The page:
February 26th, 2013
10:15 AM ET

A father finds purpose after his son’s suicide

Programming note: Learn more about Kirk’s story and see how he has turned grief into a mission to help kids in the AC360° documentary “The Bully Effect” on Sunday, March 3 and Saturday, March 9 at 8 p.m. ET.

Kirk Smalley and his wife, Laura, endured every parent’s worst nightmare – burying their child. Their 11-year-old son, Ty, was a victim of bullying.

“This kid that had been picking on him for over two years, came up and starting picking on him again. And I guess Ty finally had enough. He retaliated … he got caught. He was suspended for three days. They called his mama. She went and picked him up, took him home,” said Kirk Smalley.

“She told Ty to do his homework, told him to do his chores, told him we’d talk about it when we got home that evening. When Laura came home … she found out that Ty didn’t do his homework. Our boy didn’t do his chores. Instead, he killed himself on our bedroom floor.”

Ty’s death was nearly three years ago and the pain of that loss is still etched into the faces of his parents. Both seem perpetually on the verge of tears.

“I won’t say goodbye and actually take that time and show that grief for my baby. That’s a form of saying goodbye. And admitting that he ain’t going come through that door again … is something I’m not strong enough to do,” Kirk Smalley said. “His shoes are still in front of the front door, just in case he were to open it and come in.”

In the despair following Ty’s death, Kirk found purpose in continuing the battle his son fought in life.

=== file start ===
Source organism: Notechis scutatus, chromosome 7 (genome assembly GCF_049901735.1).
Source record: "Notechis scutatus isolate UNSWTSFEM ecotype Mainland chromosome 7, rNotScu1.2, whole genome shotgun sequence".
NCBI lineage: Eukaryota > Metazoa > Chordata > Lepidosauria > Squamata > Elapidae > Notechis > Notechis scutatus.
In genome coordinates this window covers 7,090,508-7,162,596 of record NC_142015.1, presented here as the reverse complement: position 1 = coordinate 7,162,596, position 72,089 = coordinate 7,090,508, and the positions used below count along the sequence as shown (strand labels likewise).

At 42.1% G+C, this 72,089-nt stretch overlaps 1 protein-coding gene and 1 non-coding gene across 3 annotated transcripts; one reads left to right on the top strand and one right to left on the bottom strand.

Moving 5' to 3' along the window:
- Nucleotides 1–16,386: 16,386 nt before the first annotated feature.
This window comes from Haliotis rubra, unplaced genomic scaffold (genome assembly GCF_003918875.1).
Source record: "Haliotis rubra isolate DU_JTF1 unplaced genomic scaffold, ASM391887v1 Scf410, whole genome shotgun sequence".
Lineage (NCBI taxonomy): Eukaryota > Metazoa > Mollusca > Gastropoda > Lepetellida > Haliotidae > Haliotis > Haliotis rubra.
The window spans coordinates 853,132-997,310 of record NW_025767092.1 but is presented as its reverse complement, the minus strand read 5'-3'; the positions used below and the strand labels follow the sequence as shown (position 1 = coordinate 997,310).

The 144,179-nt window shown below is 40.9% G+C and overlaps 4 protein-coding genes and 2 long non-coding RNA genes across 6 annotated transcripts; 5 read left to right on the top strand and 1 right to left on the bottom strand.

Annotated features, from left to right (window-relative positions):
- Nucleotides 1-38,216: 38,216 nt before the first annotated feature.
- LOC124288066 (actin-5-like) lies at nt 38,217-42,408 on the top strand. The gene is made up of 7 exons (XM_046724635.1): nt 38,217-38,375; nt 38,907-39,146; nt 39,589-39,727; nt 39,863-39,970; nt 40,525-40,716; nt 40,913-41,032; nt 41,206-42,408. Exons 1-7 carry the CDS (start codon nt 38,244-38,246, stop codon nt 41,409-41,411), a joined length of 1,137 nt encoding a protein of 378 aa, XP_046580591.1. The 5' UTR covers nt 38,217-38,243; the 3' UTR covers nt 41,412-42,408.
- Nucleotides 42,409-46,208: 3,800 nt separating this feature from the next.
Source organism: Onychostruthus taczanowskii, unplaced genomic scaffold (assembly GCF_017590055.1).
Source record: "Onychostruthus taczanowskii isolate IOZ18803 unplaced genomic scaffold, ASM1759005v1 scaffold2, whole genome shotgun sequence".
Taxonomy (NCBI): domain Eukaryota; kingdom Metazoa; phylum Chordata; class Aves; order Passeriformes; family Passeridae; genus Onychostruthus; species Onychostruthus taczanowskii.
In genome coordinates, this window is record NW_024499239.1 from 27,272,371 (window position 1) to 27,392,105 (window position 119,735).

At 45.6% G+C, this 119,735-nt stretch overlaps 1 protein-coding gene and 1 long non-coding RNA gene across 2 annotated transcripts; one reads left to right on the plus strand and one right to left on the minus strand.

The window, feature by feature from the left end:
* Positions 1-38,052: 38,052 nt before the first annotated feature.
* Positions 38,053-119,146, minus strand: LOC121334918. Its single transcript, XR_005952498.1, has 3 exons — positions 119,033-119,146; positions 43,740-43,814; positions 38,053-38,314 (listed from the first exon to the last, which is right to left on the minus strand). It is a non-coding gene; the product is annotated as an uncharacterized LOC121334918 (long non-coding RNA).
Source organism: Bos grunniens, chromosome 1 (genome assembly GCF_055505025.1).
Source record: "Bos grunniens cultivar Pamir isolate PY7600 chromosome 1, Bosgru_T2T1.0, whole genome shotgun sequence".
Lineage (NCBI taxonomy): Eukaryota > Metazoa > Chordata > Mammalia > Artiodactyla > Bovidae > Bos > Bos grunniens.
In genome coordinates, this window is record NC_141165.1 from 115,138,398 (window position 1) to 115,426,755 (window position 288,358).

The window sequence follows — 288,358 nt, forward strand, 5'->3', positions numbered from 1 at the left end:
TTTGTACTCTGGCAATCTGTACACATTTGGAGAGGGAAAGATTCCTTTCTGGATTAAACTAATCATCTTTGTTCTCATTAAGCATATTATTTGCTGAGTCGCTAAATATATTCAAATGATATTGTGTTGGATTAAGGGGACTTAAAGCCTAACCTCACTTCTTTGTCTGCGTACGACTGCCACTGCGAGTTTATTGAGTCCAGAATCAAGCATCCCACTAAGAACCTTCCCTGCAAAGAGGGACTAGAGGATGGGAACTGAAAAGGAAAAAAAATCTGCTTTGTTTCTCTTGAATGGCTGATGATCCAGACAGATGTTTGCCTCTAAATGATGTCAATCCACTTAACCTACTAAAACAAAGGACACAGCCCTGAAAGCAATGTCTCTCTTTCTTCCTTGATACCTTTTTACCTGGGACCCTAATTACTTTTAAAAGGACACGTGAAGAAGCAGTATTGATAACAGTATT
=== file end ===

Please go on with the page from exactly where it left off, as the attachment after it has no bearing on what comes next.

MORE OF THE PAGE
“One month and seven days after Ty killed himself, it was on Father’s Day. I couldn’t sleep … and that day just loomed and loomed on the horizon and when it finally came, I knew I had to do something,” Kirk said, “so I made a promise to Ty on that day that I was going to stop bullying in this world for him and for all the other kids that are suffering from it. I don’t break promises.”

He and Laura formed an anti-bullying organization with a group of local high school students called Stand for the Silent. Kirk’s life is now a mission to stop bullying, and youth suicide, and his days are spent presenting his son’s story as a cautionary tale to students across the country.


Students in "Stand for the Silent." Photo credit: Oklahoma State University, Oklahoma City


Kirk Smalley at a presentation for "Stand for the Silent." Photo credit: The Oklahoman

“We do it because we don’t want another family to live our nightmare. Laura doesn’t ever want another mama to find her baby the way she found ours. We don’t want another kid to ever feel the way Ty felt, that that was the only option. We’re not doing it for Ty. We’re doing it for all the other kids out there,” Kirk said.

Another major objective for Stand for the Silent is to inspire students to be the change they want in their schools.

“The main part of our message is not to stand silent and watch it happen and that’s addressing the bystanders,” Kirk said. “If we can empower those kids to be willing to stand up and say ‘you know what – this isn’t right. It’s not funny,’ then we’ll greatly outnumber the bullies. One kid, one voice can make a difference.”

Kirk has done presentations at more than 500 schools and spoken to hundreds of thousands of kids in the nearly three years since Ty's death. Although his work is now focused on students around the country, he always has his son in mind.

“I think that our boy would be proud of me,” he said. “I think that there’s a reason we’re doing what we’re doing. I think I feel him with me when I’m talking to these kids. I know for a fact that there is a reason that we were put on this path, no matter if we want to be here or not.”

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